Back home in Australia, Ruth’s traveling companion girlfriend tells Ruth’s parents that their girl has remained in India and has flipped-out, becoming brainwashed to join a cult. The distraught mother (Julie Hamilton) talks her reluctant husband (Tim Robertson) into paying for an expert American cult exit-er, someone who will deprogram her. The expert comes with the reputation of almost always succeeding, the only drawback is that he charges a hefty fee for his services. But first mom has to go to New Delhi to get her daughter to come back home on her own. She is advised by the local psychologist (Tayshus) to make up a lie, to say her father is dying and that once she is home then the deprogramer will take over until she is conditioned to go back to being normal again (which in this case means dressing up in a cowgirl outfit and going to the local pub for Disco Night, where you can get drunk or high on drugs).
Mom has trouble adjusting to India: its crowds, lack of modern toilets, and its strange culture. Her collapse comes at just the right time, as it prevents Ruth’s participation in a group wedding to Baba, and gets her to reluctantly board the plane and come back home to meet again her calculating, cartoonish, bourgeois family.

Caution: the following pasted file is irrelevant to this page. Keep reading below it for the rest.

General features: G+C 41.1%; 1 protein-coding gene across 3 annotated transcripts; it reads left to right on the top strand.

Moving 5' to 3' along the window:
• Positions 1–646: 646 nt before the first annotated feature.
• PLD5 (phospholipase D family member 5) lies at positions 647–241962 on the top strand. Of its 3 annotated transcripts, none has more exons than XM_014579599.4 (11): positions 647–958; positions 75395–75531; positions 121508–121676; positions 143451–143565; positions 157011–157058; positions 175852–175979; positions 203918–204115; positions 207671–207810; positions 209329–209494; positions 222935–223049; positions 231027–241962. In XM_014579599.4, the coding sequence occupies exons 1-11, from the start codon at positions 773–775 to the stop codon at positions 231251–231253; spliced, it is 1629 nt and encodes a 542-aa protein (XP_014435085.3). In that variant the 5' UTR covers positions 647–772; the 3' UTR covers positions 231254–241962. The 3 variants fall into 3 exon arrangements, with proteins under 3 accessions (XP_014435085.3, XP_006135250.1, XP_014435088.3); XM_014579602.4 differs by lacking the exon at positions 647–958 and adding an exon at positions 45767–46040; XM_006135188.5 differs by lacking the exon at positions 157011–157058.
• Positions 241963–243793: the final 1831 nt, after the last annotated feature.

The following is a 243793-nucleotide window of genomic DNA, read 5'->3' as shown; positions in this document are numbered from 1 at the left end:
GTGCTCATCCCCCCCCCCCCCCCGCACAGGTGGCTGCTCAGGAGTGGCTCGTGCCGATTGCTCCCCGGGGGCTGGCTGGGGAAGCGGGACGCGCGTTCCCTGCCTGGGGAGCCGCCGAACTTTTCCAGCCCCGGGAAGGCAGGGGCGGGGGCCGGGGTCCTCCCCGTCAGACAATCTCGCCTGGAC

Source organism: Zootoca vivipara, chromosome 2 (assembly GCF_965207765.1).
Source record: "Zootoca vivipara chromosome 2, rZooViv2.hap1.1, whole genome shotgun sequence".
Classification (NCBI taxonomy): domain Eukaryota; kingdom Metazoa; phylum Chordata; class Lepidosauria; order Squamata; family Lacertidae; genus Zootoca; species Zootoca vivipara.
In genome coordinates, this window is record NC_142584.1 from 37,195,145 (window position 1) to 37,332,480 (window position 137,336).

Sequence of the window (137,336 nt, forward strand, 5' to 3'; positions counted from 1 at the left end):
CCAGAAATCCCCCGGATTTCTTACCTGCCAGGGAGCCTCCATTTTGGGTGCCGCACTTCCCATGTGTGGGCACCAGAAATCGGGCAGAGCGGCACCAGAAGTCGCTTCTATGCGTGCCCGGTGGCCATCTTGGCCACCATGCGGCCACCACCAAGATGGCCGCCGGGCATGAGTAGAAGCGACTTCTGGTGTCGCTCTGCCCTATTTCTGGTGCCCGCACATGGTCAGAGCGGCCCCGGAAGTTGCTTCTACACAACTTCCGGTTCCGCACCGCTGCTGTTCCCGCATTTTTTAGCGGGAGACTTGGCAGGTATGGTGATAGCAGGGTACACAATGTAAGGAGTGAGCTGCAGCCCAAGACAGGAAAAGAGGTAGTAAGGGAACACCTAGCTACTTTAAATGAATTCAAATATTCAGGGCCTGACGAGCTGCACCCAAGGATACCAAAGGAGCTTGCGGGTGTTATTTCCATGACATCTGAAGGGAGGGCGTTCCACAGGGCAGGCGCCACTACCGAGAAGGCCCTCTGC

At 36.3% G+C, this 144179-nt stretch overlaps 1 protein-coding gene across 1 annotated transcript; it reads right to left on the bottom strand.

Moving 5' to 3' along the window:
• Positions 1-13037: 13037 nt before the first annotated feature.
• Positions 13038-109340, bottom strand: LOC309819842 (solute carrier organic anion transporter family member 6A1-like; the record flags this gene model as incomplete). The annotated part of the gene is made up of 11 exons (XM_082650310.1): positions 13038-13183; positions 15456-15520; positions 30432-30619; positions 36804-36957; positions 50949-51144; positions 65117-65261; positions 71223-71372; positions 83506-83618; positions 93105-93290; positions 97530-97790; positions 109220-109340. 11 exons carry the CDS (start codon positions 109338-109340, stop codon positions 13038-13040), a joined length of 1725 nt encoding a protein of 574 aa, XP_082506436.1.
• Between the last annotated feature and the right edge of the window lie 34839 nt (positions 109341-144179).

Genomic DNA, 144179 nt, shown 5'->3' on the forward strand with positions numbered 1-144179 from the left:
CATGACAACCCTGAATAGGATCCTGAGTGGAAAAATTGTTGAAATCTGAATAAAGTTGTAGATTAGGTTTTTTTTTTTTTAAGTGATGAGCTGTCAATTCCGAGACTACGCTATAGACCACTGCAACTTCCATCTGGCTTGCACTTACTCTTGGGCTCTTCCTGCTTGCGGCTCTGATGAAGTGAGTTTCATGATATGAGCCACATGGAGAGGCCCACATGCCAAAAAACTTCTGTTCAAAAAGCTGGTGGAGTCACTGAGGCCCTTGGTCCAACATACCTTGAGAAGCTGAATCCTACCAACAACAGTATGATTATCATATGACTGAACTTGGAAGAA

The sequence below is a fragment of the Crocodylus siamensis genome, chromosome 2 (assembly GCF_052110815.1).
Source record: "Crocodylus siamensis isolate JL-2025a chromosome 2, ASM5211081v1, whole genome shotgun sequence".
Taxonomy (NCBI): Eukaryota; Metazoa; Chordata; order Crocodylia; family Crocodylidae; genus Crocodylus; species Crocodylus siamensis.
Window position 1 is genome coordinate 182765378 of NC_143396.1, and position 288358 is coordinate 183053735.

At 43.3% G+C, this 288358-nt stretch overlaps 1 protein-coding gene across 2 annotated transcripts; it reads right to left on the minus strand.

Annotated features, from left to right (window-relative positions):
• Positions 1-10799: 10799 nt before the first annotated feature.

When back home in the suburbs of Sydney, the sari wearing Ruth sticks out from the rest of the middle-class family like a hippie at a Republican convention. The immediate family consists of her gay brother (Goddard), her macho brother (Wyllie) and his sexually frustrated scatter-brained wife (Sophie), and her philandering father and timidly nervous mother. All of their warmth and smiles seem disingenuous, especially when compared to the guru’s.
The deprogrammer, P.J. Waters (Keitel), arrives dressed in black and sporting snazzy cowboy boots, as if he’s a western gunfighter fighting the Indians. He stands off to the side in a smug pose while the men in the family surround the girl and corral her as if she were an animal, and force her to meet with the old and weary looking PJ. He has dyed his hair black and breathes arrogance as easily as a fish makes bubbles in the water. He also goes heavy on the mouth spray, making sure he is sweet-smelling at all times.